KABUL — U.S. deaths in Afghanistan increased threefold during the first two months of 2009 compared with the same period last year, after thousands more troops deployed and commanders ramped up winter operations against an increasingly violent insurgency.
As troops pour into the country and violence rises, another sobering measure has also increased: More Afghan civilians are dying in U.S. and allied operations than at the hands of the Taliban, according to a count by the Associated Press. In the first two months of the year, U.S., NATO or Afghan forces have killed 100 civilians, while militants have killed 60.
President Obama recently announced the deployment of 17,000 troops to bolster 38,000 already in the country, increasing the U.S. focus in Afghanistan while a drawdown begins in Iraq. The latest casualty toll among U.S. forces could portend a deadlier year in Afghanistan than the U.S. military has experienced since the Taliban's ouster in 2001.
Twenty-nine U.S. troops died in Afghanistan the first two months of 2009, compared with eight Americans in the first two months of 2008.
Part of the increase is due to the influx of troops. In early 2008 there were about 27,000 forces in the country, about 10,000 fewer than today.
But U.S. troops are also operating in new, dangerous areas. A brigade of 10th Mountain Division soldiers deployed to two insurgent-heavy provinces outside Kabul in January — Wardak and Logar. And American forces are increasingly operating in Taliban heartland in the south.
"It has a lot to do with the fact that we have a presence in places and are going into places and disrupting insurgents in areas where they haven't been bothered much," Col. Greg Julian, the top U.S. spokesman in Afghanistan, said Saturday. That means more battles and more attacks, he said.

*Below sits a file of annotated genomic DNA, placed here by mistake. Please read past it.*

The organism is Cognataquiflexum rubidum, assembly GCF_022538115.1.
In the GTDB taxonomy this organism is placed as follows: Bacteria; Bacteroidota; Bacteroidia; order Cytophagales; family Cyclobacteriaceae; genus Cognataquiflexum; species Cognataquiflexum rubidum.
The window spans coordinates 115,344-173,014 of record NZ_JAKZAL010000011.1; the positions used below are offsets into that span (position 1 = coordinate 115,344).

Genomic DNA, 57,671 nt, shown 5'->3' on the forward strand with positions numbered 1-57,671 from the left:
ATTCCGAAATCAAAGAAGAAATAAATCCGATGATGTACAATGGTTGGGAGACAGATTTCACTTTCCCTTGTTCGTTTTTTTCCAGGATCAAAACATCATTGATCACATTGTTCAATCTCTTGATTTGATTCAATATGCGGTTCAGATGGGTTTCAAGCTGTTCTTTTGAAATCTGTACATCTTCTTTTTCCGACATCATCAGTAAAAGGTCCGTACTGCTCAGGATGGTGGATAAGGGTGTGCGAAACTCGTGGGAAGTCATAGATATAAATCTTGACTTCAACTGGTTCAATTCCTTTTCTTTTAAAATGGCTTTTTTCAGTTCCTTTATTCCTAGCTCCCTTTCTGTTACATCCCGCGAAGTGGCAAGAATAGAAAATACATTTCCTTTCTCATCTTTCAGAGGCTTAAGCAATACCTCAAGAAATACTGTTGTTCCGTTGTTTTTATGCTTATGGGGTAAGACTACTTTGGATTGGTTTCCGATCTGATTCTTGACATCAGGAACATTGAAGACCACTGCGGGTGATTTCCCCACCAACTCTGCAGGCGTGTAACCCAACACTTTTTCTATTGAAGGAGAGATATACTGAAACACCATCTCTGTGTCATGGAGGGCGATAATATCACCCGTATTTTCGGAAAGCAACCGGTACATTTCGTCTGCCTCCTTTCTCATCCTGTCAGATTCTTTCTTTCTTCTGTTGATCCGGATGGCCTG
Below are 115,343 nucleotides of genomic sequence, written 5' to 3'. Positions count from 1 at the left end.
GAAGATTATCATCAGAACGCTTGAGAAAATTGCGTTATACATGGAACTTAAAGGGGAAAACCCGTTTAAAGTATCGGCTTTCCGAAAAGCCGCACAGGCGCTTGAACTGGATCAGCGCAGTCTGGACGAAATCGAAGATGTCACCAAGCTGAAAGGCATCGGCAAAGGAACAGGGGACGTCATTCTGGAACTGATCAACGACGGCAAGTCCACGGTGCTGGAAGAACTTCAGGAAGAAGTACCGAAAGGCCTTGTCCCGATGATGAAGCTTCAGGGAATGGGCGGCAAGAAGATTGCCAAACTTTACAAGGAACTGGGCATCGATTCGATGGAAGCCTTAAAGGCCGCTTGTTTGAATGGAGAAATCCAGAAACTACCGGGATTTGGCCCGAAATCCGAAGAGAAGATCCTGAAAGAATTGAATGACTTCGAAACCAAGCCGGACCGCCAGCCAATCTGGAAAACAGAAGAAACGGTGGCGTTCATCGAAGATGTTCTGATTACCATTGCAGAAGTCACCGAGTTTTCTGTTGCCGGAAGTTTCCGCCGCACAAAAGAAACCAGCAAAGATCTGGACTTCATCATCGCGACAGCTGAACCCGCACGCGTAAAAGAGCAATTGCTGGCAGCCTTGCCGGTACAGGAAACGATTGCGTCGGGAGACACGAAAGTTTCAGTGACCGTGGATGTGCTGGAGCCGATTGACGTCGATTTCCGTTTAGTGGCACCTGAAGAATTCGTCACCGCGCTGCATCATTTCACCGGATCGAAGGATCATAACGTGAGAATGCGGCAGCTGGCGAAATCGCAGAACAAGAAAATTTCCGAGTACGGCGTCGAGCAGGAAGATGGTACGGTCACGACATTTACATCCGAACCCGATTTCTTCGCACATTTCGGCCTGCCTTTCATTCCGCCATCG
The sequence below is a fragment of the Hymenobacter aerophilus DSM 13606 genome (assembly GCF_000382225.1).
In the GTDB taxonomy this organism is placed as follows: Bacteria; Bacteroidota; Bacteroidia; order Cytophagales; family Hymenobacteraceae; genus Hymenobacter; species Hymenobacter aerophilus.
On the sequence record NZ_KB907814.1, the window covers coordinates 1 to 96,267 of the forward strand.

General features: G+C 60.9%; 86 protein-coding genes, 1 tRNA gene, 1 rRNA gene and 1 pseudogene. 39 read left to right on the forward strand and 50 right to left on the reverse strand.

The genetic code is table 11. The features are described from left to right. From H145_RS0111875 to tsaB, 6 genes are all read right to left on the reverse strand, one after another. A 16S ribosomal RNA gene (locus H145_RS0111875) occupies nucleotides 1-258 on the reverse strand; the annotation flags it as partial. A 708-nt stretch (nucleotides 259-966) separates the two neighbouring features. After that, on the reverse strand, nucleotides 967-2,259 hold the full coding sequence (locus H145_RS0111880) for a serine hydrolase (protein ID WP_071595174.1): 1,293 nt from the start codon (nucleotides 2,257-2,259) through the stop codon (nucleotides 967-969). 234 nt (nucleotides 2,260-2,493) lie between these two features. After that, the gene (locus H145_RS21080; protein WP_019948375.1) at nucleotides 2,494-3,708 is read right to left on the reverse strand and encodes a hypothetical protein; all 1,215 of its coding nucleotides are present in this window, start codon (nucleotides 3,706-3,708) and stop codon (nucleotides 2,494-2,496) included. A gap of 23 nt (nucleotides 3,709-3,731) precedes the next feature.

American troop deaths occurred at a much higher rate in Afghanistan than in Iraq in January and February. Thirty-one U.S. forces have died in Iraq so far this year, but there are about 138,000 American troops in Iraq, more than three times the number in Afghanistan.
The decreasing U.S. death toll in Iraq coincides with an overall decline in violence largely attributed to a cease-fire by anti-U.S. cleric Muqtada al-Sadr and a Sunni decision to join forces with the Americans against al-Qaida in Iraq.
Julian said troops in Afghanistan have "maintained the pressure throughout the winter months," though in previous years there had been a lull.
About a third of the 29 deaths this year were caused by roadside bombs, including an attack in Kandahar province Tuesday that killed four U.S. troops. Julian said insurgents are using more improvised explosive devices and fewer direct attacks because militants die in large numbers when they fight U.S. troops head on.
The number of other NATO soldiers killed this year has risen as well, but not at the same rate. Last year 13 soldiers from other NATO countries died in January and February, compared with 18 in the first two months of 2009.
Violence in all categories is up in general this year. Militant deaths rose from 129 in early 2008 to 308 in early 2009, based on figures from U.S., NATO and Afghan officials.